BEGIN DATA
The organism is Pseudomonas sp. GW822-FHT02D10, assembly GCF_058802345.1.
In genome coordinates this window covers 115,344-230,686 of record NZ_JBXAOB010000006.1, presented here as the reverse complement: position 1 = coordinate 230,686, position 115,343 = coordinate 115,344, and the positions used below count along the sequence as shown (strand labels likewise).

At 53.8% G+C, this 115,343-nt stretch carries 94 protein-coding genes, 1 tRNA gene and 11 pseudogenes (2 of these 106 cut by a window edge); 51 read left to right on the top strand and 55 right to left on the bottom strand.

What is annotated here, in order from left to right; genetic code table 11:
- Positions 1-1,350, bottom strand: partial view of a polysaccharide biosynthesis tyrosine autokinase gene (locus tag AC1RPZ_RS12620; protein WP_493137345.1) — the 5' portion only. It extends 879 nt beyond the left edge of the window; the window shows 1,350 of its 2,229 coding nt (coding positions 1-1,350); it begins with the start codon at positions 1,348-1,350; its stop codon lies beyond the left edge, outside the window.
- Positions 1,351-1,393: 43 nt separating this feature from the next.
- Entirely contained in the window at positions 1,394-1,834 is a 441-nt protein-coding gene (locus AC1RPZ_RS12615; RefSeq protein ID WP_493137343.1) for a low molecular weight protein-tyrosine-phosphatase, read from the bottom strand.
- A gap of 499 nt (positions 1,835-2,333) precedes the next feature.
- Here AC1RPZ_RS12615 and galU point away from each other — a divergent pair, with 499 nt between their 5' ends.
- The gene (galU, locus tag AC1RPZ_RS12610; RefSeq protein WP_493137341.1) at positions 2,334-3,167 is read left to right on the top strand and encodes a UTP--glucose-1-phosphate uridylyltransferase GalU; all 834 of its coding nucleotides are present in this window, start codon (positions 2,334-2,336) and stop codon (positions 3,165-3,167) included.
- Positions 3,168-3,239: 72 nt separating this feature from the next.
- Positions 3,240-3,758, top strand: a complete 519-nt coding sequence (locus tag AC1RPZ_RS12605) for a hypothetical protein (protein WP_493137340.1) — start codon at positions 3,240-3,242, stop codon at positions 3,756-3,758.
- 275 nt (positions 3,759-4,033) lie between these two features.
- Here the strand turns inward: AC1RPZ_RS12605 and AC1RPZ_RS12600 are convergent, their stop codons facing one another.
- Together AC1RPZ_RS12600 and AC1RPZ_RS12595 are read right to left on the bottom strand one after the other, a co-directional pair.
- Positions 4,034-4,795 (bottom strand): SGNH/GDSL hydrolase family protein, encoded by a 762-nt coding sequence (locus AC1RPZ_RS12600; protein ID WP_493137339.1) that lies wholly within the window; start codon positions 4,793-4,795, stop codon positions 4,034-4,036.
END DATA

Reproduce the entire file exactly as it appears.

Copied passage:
The organism is Pseudomonas sp. GW822-FHT02D10, assembly GCF_058802345.1.
In genome coordinates this window covers 115,344-230,686 of record NZ_JBXAOB010000006.1, presented here as the reverse complement: position 1 = coordinate 230,686, position 115,343 = coordinate 115,344, and the positions used below count along the sequence as shown (strand labels likewise).

At 53.8% G+C, this 115,343-nt stretch carries 94 protein-coding genes, 1 tRNA gene and 11 pseudogenes (2 of these 106 cut by a window edge); 51 read left to right on the top strand and 55 right to left on the bottom strand.

What is annotated here, in order from left to right; genetic code table 11:
- Positions 1-1,350, bottom strand: partial view of a polysaccharide biosynthesis tyrosine autokinase gene (locus tag AC1RPZ_RS12620; protein WP_493137345.1) — the 5' portion only. It extends 879 nt beyond the left edge of the window; the window shows 1,350 of its 2,229 coding nt (coding positions 1-1,350); it begins with the start codon at positions 1,348-1,350; its stop codon lies beyond the left edge, outside the window.
- Positions 1,351-1,393: 43 nt separating this feature from the next.
- Entirely contained in the window at positions 1,394-1,834 is a 441-nt protein-coding gene (locus AC1RPZ_RS12615; RefSeq protein ID WP_493137343.1) for a low molecular weight protein-tyrosine-phosphatase, read from the bottom strand.
- A gap of 499 nt (positions 1,835-2,333) precedes the next feature.
- Here AC1RPZ_RS12615 and galU point away from each other — a divergent pair, with 499 nt between their 5' ends.
- The gene (galU, locus tag AC1RPZ_RS12610; RefSeq protein WP_493137341.1) at positions 2,334-3,167 is read left to right on the top strand and encodes a UTP--glucose-1-phosphate uridylyltransferase GalU; all 834 of its coding nucleotides are present in this window, start codon (positions 2,334-2,336) and stop codon (positions 3,165-3,167) included.
- Positions 3,168-3,239: 72 nt separating this feature from the next.
- Positions 3,240-3,758, top strand: a complete 519-nt coding sequence (locus tag AC1RPZ_RS12605) for a hypothetical protein (protein WP_493137340.1) — start codon at positions 3,240-3,242, stop codon at positions 3,756-3,758.
- 275 nt (positions 3,759-4,033) lie between these two features.
- Here the strand turns inward: AC1RPZ_RS12605 and AC1RPZ_RS12600 are convergent, their stop codons facing one another.
- Together AC1RPZ_RS12600 and AC1RPZ_RS12595 are read right to left on the bottom strand one after the other, a co-directional pair.
- Positions 4,034-4,795 (bottom strand): SGNH/GDSL hydrolase family protein, encoded by a 762-nt coding sequence (locus AC1RPZ_RS12600; protein ID WP_493137339.1) that lies wholly within the window; start codon positions 4,793-4,795, stop codon positions 4,034-4,036.